TORONTO – A critical game for the Dallas Stars means almost nothing to Toronto Maple Leafs not named Andreas Johnsson, Ron Hainsey takes a decidedly blunt look on the “joys” of shot blocking, and two important defenders appear to be sidelined Wednesday.
Here are five storylines to watch Wednesday in Toronto.
Babcock’s advice to Johnsson: ‘Dreams do come true’
Mike Babcock smiled secretively when we asked what his message might be to Johnsson ahead of the winger’s NHL debut Wednesday.
“Nothing I’m going to tell you guys, but we’ll have a few laughs with him today, to say the least,” the Maple Leafs coach said.
“Get out there and enjoy it. You spent your whole life dreaming of it. Dreams do come true if you work hard enough, if you have enough passion.”
Sitting in a corner stall the morning of the largest game of his life, Johnsson spoke about having to handle “the energy rush” and emotions of night. The 23-year-old called his parents with the good news Tuesday, and his whole family will be staying up late in Sweden to watch.
“It’s just the hockey game you’ve played forever. I’m not going to change any routines I have,” said Johnsson, sounding like a man trying to convince himself. “I’ll stay [with] what I’m used to and not think about how big it is.”
Babcock says there’s no sense being uptight.
“Get out there and play. Do what you do. You got here because you have something,” Babcock said. “Enjoy the day. Enjoy the national anthem. Enjoy skating around. You’re wearing a Leaf uniform.”
Babcock says “for sure” he envisions the versatile Johnsson as a full-time Leaf next season.
“But in saying that, our job is to find more players,” Babcock cautions.
“That’s the beauty about hockey: the truth today isn’t the truth tomorrow. If you can get someone better, get someone better. That’s just the way it is.”
All pressure on Dallas: ‘The temperature has gone way up’
There is a 100 per cent chance the Maple Leafs will make the playoffs, and a 98 per cent chance they finish exactly where they are — third in the Atlantic — according to SportsClubStats.com. Hence, the leeway to rest Auston Matthews and hold a late-season tryout for Johnsson.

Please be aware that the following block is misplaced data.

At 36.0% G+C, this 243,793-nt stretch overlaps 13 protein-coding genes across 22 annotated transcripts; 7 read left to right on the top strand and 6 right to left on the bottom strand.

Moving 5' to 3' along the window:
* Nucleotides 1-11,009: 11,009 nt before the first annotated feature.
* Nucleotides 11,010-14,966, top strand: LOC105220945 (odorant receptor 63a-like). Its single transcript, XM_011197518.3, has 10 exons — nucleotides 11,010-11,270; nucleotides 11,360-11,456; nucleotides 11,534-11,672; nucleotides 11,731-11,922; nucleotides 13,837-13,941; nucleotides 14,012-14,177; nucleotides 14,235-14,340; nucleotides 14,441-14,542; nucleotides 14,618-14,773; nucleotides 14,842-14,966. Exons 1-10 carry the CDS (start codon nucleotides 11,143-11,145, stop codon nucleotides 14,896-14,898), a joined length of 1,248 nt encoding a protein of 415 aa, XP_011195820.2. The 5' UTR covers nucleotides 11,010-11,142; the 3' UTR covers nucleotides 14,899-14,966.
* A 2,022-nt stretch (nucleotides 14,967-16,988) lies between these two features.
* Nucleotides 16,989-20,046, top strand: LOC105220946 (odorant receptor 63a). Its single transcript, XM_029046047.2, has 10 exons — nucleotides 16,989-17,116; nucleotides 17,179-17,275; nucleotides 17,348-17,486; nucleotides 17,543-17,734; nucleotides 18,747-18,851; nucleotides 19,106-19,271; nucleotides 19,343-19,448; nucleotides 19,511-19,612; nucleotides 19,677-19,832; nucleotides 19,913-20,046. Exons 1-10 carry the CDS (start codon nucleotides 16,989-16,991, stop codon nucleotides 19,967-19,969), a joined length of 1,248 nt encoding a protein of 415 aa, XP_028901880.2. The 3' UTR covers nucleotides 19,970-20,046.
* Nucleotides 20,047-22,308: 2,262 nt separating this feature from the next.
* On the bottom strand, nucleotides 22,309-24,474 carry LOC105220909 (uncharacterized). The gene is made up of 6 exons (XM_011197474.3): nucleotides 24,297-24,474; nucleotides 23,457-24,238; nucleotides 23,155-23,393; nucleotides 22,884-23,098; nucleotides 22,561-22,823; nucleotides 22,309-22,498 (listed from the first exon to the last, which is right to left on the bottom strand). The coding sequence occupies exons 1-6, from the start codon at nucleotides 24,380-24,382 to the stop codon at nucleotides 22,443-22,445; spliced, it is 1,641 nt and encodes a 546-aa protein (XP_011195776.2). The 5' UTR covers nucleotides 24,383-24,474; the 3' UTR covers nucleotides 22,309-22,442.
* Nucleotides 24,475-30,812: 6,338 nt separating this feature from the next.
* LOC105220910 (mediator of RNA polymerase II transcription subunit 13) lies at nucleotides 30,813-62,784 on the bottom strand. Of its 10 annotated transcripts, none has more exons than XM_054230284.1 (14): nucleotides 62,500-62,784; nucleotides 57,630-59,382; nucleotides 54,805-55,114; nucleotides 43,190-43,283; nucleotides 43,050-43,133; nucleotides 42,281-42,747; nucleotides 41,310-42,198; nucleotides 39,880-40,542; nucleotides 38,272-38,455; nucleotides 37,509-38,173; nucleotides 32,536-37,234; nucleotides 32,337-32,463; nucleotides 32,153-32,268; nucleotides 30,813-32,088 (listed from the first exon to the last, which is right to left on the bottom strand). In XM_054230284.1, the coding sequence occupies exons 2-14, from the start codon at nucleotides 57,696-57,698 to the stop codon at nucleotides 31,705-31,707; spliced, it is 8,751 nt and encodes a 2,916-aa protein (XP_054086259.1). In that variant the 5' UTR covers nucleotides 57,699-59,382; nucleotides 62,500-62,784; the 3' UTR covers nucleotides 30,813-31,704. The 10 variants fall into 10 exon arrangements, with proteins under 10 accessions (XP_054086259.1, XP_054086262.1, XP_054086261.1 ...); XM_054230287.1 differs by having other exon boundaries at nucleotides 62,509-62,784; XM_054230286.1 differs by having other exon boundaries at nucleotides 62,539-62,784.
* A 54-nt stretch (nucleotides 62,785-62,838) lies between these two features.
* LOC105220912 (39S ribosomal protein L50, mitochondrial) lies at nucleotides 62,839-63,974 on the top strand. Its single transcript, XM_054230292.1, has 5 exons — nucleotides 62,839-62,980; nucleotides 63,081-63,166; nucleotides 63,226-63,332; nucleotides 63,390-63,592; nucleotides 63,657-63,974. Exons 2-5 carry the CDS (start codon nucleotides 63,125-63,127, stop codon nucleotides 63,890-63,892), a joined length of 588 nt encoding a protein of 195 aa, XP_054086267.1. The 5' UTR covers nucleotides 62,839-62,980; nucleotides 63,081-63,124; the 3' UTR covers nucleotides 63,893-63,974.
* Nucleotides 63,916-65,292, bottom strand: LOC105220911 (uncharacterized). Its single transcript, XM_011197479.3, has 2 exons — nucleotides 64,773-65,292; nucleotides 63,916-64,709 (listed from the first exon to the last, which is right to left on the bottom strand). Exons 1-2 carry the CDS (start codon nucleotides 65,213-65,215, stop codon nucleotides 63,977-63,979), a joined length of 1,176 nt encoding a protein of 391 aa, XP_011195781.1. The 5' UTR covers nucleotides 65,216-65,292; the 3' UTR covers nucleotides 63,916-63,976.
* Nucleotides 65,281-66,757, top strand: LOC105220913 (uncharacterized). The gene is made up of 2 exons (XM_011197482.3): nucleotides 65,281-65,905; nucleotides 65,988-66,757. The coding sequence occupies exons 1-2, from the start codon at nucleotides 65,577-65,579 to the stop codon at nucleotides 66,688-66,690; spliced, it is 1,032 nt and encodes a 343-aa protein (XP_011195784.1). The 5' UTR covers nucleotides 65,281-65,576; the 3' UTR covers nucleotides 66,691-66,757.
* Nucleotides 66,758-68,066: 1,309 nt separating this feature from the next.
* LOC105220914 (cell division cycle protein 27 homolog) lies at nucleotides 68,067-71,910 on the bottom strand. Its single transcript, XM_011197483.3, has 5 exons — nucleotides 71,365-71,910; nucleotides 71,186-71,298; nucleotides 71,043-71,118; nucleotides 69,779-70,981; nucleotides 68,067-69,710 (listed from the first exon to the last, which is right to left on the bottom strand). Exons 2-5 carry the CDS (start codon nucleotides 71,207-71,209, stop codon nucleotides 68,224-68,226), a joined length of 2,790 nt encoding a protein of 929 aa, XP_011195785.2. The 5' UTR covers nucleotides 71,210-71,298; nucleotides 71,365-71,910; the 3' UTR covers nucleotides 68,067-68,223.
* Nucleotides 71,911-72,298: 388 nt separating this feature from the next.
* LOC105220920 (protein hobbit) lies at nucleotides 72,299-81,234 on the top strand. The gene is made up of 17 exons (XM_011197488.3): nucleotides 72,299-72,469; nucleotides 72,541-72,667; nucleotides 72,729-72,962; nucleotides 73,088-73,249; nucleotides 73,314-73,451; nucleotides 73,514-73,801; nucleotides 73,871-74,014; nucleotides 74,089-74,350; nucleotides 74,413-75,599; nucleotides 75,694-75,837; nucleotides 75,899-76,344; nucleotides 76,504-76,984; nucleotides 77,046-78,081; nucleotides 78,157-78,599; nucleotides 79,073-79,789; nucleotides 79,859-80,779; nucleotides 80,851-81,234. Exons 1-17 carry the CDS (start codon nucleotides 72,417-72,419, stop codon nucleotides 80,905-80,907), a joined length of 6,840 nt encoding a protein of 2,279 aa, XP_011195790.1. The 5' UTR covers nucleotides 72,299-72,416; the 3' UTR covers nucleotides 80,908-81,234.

Dallas, on the flip side, has just a 55.9 per cent shot of making the dance, and those odds plummeted by 14.6 per cent with Tuesday’s 4-2 loss to a banged-up Montreal squad.
The Stars have dropped four of their past five and haven’t scored more than twice in any of those outings. Dallas is clenching at the worst possible time.
The Stars need a game that is essentially irrelevant to the Leafs.
“This time of year, it’s really revealing, one way or the other. There’s lots left in [the season], by the way. We’re not dead yet,” Stars coach Ken Hitchcock told reporters Tuesday night.
“Now the temperature has gone way up, and we’ve shown some cracks …. You’re seeing some guys, quite frankly, not wear the pressure quite well, and we’ve got to help them through that.”
Under Hitchcock, the Stars are tighter defensively, but the offence has dried up and starting goalie Ben Bishop is injured. Dallas is clinging to the second wild-card spot, with Calgary, Anaheim and St. Louis all within a three-point striking distance.
“They’re gonna be a desperate team,” Babcock said. “They play hard. They don’t give up a lot.”
Hitchcock said he is contemplating splitting up the top line of Alexander Radulov, Jamie Benn and Tyler Seguin in order to spread his offensive power.
The coach joked with a reporter pre-game that it would cost money to get him to reveal the evening’s lineup.
Absent stay-at-home defencemen could open up offence
The Stars’ Marc Methot departed Tuesday’s loss in Montreal after blocking a shot with his left hand and required stitches.
Methot has been ruled out Wednesday, and there is no timeline for his return.
Dallas’s recalled Dillon Heatherington from Texas Wednesday morning, but it’s Julius Honka who will draw in versus the Leafs.
The Leafs were in danger of being without defenceman Travis Dermott as well, as the rookie got hit hard with a head cold Tuesday and slept “23 out of 24 hours.” Calle Rosen was temporarily recalled but returned to the Marlies as Dermot will skate through the sniffles.
“I was hoping I didn’t catch the flu from [Zaitsev],” Dermott says. “Happy I didn’t.”
‘Great joy’ of shot blocking is not quite a skill
Hainsey, killer of every Leafs penalty he doesn’t take himself, tops all Toronto players (and ranks 18th overall) with 135 blocked shots. But he is hesitant to call that aspect of his job a talent.
“Well, if you count standing in the way between you and the goalie as a skillset. I don’t know if that’s accurate,” Hainsey said, dryly.
“If the other team makes enough plays, there’s usually a defenceman standing in the way between the shooter and the goalie and sometimes it hits him. It’s one of those great joys on how the game has developed over the past 10 years or so. They tell me where to stand, then I stand there, and then if it hits me…”
This one goes to 11?
The only real significance in this game from a Toronto perspective is historic.
The century-old Maple Leafs busted a franchise record when they defeated Pittsburgh Saturday, running their home winning streak to a nice, round 10 games. They have a chance to crank the volume to 11 with a W tonight and build on a winter of ACC magic. The Raptors are a silly-good 28-5 at home.
“When all the teams are doing well, it makes for a lot of fun,” said van Riemsdyk. “You can feel the buzz throughout the city.”